[xxvii] — Idaho —, 517 P.3d 849, 853 (Idaho 2022); accord State v. Vivian, 171 Idaho 79, 518 P.3d 378 (2022).

[xxviii] Miramontes, 517 P.3d at 853-54 (emphasis in original).

[xxix] Id., 517 P.3d at 855.

[xxx] 164 Idaho 862, 868, 436 P.3d 683, 689 (2019).

[xxxi] See Perry, 150 Idaho at 224, 245 P.3d at 976.

[xxxii] See id. at 227-28, 245 P.3d at 979-80.

[xxxiii] 165 Idaho 115, 119, 443 P.3d 129, 133 (2019).

[xxxiv] Id. at 119-20, 443 P.3d at 133-34.

[xxxv] See State v. Medina, 165 Idaho 501, 447 P.3d 949 (2019) (holding under the Perry standard that an erroneous jury instruction constituted fundamental error); State v. Haggard, 166 Idaho 858, 465 P.3d 1097 (2020) (holding under Perry that the defendant’s ineffective waiver of his right to a jury trial was fundamental error, where possible tactical considerations of the attorney as discussed in Miller did not matter because the waiver decision was personal to the defendant, and the deficient waiver automatically satisfied the third prong as a structural defect).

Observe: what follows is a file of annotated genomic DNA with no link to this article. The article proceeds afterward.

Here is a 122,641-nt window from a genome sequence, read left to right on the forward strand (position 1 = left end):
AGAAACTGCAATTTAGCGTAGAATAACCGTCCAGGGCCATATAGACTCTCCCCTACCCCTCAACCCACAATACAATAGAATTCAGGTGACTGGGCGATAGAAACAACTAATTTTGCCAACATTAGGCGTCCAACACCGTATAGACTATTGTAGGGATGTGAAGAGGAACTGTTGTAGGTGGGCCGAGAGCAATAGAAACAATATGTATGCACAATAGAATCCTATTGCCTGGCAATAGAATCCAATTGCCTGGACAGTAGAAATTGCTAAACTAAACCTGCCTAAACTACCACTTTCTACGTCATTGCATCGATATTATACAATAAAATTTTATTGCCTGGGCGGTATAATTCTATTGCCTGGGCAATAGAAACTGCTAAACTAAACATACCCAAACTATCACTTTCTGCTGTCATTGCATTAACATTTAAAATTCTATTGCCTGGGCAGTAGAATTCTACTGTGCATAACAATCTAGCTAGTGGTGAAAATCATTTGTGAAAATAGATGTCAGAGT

[xxxvi] Cormac McCarthy, Cities of the Plain 281 (Alfred A. Knopf 1998).

[xxxvii] Miramontes, 517 P.3d at 854.

[xxxviii] See id., 517 P.3d at 853-54.

[xxxix] See I.C.R. 30(b)(4); State v. Hall, 161 Idaho 413, 422, 387 P.3d 81, 90 (2016).  There does not appear to be an equivalent requirement for jury instruction objections in civil cases.  See I.R.C.P. 51.

[xl] See Miramontes, 517 P.3d at 854-55.

[xli] E.g., Gonzalez, 165 Idaho at 98, 439 P.3d at 1270.

[xlii] Hoskins, 165 Idaho at 226, 443 P.3d at 240.

[xliii] Miramontes, 517 P.3d at 854.

[xliv] Id., 517 P.3d at 854.

[xlv] Id., 517 P.3d at 854.